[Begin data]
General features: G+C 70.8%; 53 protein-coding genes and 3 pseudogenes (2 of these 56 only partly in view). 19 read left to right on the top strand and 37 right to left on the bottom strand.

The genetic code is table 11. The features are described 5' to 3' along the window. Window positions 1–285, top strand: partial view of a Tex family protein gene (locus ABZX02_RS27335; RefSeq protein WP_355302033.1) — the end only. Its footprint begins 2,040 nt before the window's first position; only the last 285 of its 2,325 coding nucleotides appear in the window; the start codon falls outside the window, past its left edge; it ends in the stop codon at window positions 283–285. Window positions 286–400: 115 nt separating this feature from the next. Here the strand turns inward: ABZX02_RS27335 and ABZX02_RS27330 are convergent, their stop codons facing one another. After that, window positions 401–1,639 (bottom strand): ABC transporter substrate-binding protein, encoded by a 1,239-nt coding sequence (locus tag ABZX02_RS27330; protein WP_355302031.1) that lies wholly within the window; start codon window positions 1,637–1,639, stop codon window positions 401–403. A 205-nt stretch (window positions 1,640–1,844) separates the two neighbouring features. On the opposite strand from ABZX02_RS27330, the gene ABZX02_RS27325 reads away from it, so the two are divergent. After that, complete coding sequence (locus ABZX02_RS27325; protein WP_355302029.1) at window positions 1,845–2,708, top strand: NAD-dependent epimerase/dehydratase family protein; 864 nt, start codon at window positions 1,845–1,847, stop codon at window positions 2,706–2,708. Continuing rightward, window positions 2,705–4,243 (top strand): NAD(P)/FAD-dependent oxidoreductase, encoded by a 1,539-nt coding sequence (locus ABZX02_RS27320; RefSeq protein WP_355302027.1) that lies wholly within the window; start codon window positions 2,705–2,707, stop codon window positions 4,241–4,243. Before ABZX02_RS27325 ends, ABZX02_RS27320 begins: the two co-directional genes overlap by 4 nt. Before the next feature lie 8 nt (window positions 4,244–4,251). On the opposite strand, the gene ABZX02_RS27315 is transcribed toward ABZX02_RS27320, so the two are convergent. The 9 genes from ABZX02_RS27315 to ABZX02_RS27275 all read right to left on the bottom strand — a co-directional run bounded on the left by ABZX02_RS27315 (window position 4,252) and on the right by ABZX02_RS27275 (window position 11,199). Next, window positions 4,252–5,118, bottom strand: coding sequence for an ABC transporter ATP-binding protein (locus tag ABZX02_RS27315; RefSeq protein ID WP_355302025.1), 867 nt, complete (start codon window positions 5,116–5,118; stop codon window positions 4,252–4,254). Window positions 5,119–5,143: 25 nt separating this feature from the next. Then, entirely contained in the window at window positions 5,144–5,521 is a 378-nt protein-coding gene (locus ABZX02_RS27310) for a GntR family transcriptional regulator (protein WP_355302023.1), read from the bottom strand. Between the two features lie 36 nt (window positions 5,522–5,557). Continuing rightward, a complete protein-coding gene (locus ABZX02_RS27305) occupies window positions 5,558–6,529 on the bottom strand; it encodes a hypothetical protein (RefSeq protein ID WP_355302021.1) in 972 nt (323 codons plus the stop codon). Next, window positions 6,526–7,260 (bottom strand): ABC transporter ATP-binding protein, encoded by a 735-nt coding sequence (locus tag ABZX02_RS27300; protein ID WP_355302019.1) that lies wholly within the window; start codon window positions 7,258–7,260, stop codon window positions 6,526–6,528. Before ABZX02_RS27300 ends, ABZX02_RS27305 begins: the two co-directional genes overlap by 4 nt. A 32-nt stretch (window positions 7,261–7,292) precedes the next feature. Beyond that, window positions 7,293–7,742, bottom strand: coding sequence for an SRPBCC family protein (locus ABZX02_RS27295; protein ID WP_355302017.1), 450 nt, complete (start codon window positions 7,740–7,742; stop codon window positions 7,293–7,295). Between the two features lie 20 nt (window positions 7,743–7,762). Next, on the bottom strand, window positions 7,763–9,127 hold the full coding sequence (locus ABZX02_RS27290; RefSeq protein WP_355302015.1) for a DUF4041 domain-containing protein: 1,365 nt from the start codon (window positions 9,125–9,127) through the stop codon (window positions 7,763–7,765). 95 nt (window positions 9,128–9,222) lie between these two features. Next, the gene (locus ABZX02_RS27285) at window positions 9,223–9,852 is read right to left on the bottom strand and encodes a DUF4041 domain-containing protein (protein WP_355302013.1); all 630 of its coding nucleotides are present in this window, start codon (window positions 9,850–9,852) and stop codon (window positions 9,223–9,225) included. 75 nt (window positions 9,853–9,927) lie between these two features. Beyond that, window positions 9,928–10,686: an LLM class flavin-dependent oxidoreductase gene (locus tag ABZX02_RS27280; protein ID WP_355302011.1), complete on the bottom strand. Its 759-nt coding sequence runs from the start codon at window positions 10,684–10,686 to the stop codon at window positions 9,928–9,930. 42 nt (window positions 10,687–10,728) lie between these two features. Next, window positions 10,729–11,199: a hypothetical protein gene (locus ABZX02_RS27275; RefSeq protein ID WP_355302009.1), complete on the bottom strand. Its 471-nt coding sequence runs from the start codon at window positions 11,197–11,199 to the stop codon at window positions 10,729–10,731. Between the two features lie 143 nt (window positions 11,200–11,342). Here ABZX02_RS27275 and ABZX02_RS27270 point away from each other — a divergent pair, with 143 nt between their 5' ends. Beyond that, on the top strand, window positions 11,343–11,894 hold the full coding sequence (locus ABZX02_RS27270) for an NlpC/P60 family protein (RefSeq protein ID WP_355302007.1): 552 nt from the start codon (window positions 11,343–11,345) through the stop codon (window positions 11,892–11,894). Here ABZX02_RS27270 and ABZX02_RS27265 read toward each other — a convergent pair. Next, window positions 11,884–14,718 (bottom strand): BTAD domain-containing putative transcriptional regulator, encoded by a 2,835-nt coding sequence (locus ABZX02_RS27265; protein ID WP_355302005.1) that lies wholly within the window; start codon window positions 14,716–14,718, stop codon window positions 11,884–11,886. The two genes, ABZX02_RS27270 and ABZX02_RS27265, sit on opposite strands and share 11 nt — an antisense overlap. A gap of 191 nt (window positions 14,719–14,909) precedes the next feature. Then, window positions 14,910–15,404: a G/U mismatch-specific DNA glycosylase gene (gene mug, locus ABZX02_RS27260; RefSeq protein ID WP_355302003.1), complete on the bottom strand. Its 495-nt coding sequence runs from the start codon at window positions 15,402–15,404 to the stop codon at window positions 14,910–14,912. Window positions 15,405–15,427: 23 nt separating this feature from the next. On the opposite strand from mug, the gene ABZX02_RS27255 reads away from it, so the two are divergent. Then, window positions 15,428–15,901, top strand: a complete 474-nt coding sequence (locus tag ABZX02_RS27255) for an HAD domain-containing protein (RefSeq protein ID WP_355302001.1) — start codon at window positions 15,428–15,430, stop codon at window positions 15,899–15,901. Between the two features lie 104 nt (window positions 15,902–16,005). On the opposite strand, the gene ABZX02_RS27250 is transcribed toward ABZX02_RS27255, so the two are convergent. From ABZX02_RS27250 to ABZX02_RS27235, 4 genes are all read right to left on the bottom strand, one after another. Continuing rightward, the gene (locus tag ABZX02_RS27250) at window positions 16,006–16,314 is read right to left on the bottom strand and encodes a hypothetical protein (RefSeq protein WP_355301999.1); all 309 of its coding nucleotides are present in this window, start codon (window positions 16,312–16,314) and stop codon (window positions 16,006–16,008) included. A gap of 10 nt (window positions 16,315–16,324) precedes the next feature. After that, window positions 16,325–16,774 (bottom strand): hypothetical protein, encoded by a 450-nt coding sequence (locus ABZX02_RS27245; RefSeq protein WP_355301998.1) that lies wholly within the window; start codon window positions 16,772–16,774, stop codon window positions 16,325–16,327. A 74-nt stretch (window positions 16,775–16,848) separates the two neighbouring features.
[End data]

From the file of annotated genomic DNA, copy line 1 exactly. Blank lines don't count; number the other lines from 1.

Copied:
General features: G+C 70.8%; 53 protein-coding genes and 3 pseudogenes (2 of these 56 only partly in view). 19 read left to right on the top strand and 37 right to left on the bottom strand.